A Search and Matching Approach to Labor Markets: Did the Natural Rate of Unemployment Rise?
AbstractThe U.S. unemployment rate has remained stubbornly high since the 2007-2009 recession, leading some observers to conclude that structural rather than cyclical factors are to blame. Relying on a standard job search and matching framework and empirical evidence from a wide array of labor market indicators, we examine whether the natural rate of unemployment has increased since the recession began, and if so, whether the underlying causes are transitory or persistent. Our preferred estimate indicates an increase in the natural rate of unemployment of about one percentage point during the recession and its immediate aftermath, putting the current natural rate at around 6 percent. An assessment of the underlying factors responsible for this increase, including labor market mismatch, extended unemployment benefits, and uncertainty about overall economic conditions, implies that only a small fraction is likely to be persistent.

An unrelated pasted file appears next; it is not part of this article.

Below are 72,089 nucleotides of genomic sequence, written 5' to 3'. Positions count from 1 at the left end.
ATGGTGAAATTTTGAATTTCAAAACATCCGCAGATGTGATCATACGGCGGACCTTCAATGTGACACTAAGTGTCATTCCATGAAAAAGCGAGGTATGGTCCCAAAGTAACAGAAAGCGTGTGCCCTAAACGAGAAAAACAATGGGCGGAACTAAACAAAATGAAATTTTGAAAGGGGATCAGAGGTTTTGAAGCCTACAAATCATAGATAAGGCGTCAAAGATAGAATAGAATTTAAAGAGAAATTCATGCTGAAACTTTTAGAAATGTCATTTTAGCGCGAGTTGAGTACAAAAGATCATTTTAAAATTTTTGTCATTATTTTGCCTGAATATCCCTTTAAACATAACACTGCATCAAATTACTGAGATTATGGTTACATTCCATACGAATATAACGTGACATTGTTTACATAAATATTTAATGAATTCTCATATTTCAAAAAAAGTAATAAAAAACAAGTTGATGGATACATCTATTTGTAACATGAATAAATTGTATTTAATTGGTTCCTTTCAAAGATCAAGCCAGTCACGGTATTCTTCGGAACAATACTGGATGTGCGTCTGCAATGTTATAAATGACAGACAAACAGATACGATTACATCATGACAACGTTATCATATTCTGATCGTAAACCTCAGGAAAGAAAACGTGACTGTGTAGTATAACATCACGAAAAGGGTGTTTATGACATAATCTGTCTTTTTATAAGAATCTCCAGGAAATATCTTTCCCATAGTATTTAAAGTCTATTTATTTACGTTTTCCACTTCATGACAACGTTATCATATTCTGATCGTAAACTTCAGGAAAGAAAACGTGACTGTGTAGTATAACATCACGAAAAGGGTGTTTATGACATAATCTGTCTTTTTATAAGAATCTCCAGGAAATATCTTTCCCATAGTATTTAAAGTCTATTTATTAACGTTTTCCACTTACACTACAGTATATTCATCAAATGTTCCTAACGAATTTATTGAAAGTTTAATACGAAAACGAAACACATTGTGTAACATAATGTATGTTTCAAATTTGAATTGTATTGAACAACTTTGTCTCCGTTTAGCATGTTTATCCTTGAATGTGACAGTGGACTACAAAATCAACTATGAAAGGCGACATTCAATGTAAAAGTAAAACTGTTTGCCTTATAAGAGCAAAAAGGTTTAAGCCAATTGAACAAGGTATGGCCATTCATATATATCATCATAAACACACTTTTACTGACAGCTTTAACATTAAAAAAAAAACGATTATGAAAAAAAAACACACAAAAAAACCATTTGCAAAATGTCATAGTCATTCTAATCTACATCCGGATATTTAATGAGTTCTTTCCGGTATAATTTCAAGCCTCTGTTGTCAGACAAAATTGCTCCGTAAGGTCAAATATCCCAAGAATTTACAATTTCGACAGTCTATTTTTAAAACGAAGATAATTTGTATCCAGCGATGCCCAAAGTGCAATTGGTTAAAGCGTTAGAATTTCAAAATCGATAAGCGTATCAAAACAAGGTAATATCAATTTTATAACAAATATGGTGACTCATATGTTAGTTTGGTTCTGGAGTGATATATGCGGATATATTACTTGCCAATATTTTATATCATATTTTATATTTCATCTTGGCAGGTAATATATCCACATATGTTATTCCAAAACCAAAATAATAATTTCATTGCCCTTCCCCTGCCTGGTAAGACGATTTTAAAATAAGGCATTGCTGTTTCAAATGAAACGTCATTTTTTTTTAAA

CitationDaly, Mary C., Bart Hobijn, Ayşegül Şahin, and Robert G. Valletta. 2012. "A Search and Matching Approach to Labor Markets: Did the Natural Rate of Unemployment Rise?" Journal of Economic Perspectives, 26 (3): 3-26. DOI: 10.1257/jep.26.3.3
- C78 Bargaining Theory; Matching Theory
- E24 Employment; Unemployment; Wages; Intergenerational Income Distribution; Aggregate Human Capital
- E32 Business Fluctuations; Cycles
- J41 Labor Contracts